Lesley Riddoch: Greens turning shoots into growth

Co-convenor Patrick Harvie suggested the party could have an MSP elected in each region next May. Picture: Robert Perry
Co-convenor Patrick Harvie suggested the party could have an MSP elected in each region next May. Picture: Robert Perry
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OTHER PARTIES have taken on its policies, but there are plenty of ideas the Greens could champion, writes Lesley Riddoch

Will a big contingent of Green MSPs make the next Scottish Government more progressive? And will that “hint-of-a-tint” argument encourage more Scots to support the party at next year’s Holyrood elections?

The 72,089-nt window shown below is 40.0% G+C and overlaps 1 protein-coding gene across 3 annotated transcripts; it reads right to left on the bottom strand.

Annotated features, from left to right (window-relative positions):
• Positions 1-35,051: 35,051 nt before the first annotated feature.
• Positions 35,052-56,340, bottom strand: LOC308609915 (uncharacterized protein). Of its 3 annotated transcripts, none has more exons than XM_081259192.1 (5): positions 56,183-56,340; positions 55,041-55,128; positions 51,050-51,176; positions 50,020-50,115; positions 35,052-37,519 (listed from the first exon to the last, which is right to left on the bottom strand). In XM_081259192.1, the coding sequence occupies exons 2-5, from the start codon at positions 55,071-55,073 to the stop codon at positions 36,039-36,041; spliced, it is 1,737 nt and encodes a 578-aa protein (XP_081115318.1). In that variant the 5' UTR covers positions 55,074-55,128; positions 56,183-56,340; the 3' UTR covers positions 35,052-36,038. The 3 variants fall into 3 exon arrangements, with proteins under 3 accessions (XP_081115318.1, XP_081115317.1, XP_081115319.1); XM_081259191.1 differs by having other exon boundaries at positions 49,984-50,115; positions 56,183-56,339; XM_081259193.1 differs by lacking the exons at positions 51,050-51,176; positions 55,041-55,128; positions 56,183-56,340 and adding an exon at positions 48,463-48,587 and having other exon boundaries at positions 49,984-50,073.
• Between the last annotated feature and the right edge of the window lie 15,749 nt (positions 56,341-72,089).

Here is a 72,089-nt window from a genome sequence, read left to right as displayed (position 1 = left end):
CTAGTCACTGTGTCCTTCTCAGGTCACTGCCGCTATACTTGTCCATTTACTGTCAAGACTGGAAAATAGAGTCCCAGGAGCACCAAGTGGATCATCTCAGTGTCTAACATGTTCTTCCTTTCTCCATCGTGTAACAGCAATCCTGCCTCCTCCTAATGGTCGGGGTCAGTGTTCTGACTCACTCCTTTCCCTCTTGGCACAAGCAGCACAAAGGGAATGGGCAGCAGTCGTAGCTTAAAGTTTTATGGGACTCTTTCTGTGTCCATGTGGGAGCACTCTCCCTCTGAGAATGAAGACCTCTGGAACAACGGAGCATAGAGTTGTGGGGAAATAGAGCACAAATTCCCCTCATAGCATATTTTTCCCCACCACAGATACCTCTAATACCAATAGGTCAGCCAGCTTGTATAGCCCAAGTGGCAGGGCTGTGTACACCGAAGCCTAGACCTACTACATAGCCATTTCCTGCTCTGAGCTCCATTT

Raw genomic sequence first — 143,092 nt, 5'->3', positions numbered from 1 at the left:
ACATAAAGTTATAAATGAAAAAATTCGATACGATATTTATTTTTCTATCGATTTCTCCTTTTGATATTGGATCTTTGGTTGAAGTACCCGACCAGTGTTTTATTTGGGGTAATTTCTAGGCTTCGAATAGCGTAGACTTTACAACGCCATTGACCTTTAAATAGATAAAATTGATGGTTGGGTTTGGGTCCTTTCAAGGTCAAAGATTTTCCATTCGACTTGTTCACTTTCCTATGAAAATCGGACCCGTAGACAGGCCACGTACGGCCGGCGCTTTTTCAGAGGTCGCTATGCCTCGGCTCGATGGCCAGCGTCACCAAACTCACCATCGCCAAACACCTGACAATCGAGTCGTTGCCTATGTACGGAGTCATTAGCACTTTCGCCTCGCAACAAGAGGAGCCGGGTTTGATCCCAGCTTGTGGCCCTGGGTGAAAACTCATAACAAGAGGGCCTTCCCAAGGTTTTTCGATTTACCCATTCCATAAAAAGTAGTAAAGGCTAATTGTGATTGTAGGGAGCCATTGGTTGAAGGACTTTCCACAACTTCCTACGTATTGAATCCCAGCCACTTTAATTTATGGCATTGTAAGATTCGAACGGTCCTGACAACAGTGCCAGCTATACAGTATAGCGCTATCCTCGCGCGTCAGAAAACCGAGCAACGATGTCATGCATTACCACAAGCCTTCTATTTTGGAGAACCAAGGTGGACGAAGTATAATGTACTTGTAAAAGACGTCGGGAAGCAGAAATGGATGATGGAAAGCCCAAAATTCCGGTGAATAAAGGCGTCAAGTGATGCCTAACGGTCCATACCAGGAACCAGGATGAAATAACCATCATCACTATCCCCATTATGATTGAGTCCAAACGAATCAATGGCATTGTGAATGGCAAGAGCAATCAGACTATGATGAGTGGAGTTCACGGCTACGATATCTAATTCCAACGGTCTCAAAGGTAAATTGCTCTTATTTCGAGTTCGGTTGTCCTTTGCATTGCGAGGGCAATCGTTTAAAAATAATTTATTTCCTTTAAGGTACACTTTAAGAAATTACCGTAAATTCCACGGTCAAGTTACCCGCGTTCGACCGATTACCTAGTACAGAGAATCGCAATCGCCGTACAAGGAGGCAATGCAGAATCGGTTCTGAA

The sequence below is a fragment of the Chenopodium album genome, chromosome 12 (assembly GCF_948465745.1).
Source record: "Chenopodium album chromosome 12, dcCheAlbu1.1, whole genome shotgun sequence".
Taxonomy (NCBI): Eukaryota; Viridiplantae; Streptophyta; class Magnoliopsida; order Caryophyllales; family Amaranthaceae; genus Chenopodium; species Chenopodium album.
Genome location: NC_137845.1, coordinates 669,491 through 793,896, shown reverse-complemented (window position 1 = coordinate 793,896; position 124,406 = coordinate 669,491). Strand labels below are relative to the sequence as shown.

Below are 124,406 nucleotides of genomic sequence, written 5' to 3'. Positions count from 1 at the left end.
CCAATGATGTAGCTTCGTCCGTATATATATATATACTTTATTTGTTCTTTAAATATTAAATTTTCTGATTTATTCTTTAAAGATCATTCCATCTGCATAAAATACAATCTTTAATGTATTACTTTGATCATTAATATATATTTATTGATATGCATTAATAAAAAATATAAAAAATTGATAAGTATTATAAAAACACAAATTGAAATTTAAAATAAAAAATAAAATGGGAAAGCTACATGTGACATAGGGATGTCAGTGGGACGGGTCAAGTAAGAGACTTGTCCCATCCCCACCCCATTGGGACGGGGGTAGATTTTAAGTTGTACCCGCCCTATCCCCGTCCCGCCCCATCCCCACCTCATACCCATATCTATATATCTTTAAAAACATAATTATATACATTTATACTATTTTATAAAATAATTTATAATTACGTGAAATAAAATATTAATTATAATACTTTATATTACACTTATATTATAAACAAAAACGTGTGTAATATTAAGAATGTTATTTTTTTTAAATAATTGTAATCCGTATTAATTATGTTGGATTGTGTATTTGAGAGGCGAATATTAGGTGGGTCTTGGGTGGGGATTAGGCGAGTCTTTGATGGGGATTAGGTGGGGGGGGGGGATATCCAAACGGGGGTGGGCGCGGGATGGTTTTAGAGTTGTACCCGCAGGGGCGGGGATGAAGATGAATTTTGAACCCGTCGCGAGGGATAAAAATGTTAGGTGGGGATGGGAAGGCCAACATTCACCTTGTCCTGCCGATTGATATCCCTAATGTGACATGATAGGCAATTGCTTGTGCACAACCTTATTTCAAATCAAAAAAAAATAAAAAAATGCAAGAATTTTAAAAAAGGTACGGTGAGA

Scottish Greens co-convenor Patrick Harvie MSP addressed 700 delegates at the party’s annual conference in Glasgow’s SECC this weekend. The numbers and venue both suggest the Scottish Greens now resemble a serious political party more than a pressure group with 9.000 members – a quadrupling of its support base of 1,700 seen before the independence referendum.

According to Harvie – whose approval ratings were surpassed only by Nicola Sturgeon’s during parts of the indyref campaign – polls suggest a Green MSP will be elected in each of Scotland’s eight regions next year. That would represent half the Tories’ current MSP total and twice the Lib Dems’. Not exactly an SNP-like burgeoning but steady growth. Meanwhile, women make up 51 per cent of party members and around 30 per cent are under 30 years old – a demographic profile some small party rivals can only dream about.